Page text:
When astronaut Scott Kelly returned to Earth after a year floating about the International Space Station, he was noticeably different from his identical twin, Mark Kelly. For one, Scott temporarily grew two inches taller, but what really fascinated people were the change in his genes. “There are over 50,000 genes in the human genome, and when floating in zero gravity, the body is trying to manage that situation in new ways,” Chris Mason, one of the principal investigators of the Twins Study and a geneticist at Weill Cornell Medicine, told PBS NewsHour. “Both DNA and RNA were found to express genes in order to compensate for a lifestyle in space.”
Which is really cool, and really important for long periods of space flight. Say, for example, to Mars…
Read about it here!
John Corvino, the chair of the Philosophy Department at Wayne State University, has recently published a book, What’s Wrong With Homosexuality, which systematically knocks down objections to the equality of LGBTQ folks. He’s been discussing major points from the book in a series of clever and widely-circulated videos, and I just recently discovered that, in an episode about the biological basis of sexual orientation, he talks about that review article proposing a possible epigenetic basis for sexual orientation that I discussed here a few months ago.
Full disclosure: I found Corvino’s post, actually, because he linked to my piece about the epigenetics paper, and he did so while paying it what I consider the highest compliment it’s possible to pay a science blogger: “A nice explanation of the paper can be found here.” Which: look at me blushing.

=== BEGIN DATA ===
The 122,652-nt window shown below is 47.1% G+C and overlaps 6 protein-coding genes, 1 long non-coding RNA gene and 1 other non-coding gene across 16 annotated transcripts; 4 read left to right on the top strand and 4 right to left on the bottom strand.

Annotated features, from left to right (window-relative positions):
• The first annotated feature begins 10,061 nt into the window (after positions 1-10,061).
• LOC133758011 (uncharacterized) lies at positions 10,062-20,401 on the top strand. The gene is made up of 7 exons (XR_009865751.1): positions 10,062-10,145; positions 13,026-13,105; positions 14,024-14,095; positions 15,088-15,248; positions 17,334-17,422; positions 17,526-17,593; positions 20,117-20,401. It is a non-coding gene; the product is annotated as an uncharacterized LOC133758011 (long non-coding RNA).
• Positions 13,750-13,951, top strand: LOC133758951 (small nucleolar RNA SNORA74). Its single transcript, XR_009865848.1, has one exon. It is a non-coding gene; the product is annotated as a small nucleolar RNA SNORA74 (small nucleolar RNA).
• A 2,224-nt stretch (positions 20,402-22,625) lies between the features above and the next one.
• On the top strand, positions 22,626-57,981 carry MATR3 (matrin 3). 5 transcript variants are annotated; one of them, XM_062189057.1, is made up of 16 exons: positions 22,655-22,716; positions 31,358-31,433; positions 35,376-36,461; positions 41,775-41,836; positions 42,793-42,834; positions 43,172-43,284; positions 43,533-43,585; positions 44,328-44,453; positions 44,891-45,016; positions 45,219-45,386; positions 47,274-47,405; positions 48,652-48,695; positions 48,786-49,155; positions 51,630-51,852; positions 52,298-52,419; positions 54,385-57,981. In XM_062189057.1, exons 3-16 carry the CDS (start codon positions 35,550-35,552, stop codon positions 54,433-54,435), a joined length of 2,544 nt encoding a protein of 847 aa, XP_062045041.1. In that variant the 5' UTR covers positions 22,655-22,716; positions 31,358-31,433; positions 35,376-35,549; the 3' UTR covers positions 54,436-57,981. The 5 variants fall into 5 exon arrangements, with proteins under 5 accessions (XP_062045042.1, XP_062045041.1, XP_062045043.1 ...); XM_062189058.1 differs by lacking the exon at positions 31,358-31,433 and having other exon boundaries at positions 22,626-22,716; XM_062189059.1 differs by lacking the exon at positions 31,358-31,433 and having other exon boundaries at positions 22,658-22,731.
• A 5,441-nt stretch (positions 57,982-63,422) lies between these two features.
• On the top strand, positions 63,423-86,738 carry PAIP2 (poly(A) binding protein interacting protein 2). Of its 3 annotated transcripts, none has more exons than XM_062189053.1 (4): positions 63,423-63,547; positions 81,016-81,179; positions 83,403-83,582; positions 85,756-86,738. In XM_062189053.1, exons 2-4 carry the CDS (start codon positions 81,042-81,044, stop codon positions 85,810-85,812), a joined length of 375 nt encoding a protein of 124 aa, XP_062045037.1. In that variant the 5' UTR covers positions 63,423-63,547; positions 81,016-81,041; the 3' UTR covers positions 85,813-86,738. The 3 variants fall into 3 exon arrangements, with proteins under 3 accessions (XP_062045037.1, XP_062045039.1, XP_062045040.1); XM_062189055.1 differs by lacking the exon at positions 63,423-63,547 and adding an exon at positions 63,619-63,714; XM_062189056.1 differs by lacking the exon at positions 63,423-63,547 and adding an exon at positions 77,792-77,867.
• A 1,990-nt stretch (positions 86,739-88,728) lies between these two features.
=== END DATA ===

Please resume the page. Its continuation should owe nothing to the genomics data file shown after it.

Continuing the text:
But Corvino comes at the question from a somewhat different angle than a biologist: he says it really doesn’t matter whether there’s an inborn basis to sexual orientation.
In the light of much of what we know about evolution, human homosexuality doesn’t make a lot of sense. Available data suggests that sexual orientation has some inborn, probably genetic, basis. But it’s hard to reconcile that with the fact that gay men and lesbians aren’t, by definition, particularly interested in doing what it takes to pass on any genes that might have contributed to creating their orientation. Natural selection is, all things being equal, pretty good at eliminating genes that make people less likely to make babies.
I’m gay. I’m also an evolutionary biologist. You could say this particular puzzle is tailor-made to attract my interest.
It turns out that there are a number of ways that human populations might accommodate gene variants for same-sex attraction without suspending the rules of natural selection. But it’s also possible that human sexual orientation has a biological basis without being genetic. Natural selection can’t do anything about a trait if variation in that trait isn’t linked to variation at the genetic level. So I was immediately interested by the recent announcement that a team of biologists at NIMBioS, the National Institute for Mathematical and Biological Synthesis, had found that human homosexuality is due not to genetics, but to epigenetics.
However, as soon as I secured a copy of the study itself (available in PDF format here), I was disappointed to find out that the reports of a solution to this particular evolutionary enigma are somewhat exaggerated. The paper doesn’t present any new data that directly links a specific developmental process to human sexual orientation — it’s a review article, gathering existing results in support of a hypothesis that isn’t, at its most basic level, entirely new. But it’s not the job of a review article to present new data; reviews are supposed to gather up what is already known on a topic and identify what new research could do to better answer the questions that remain. And that’s exactly what the new study does.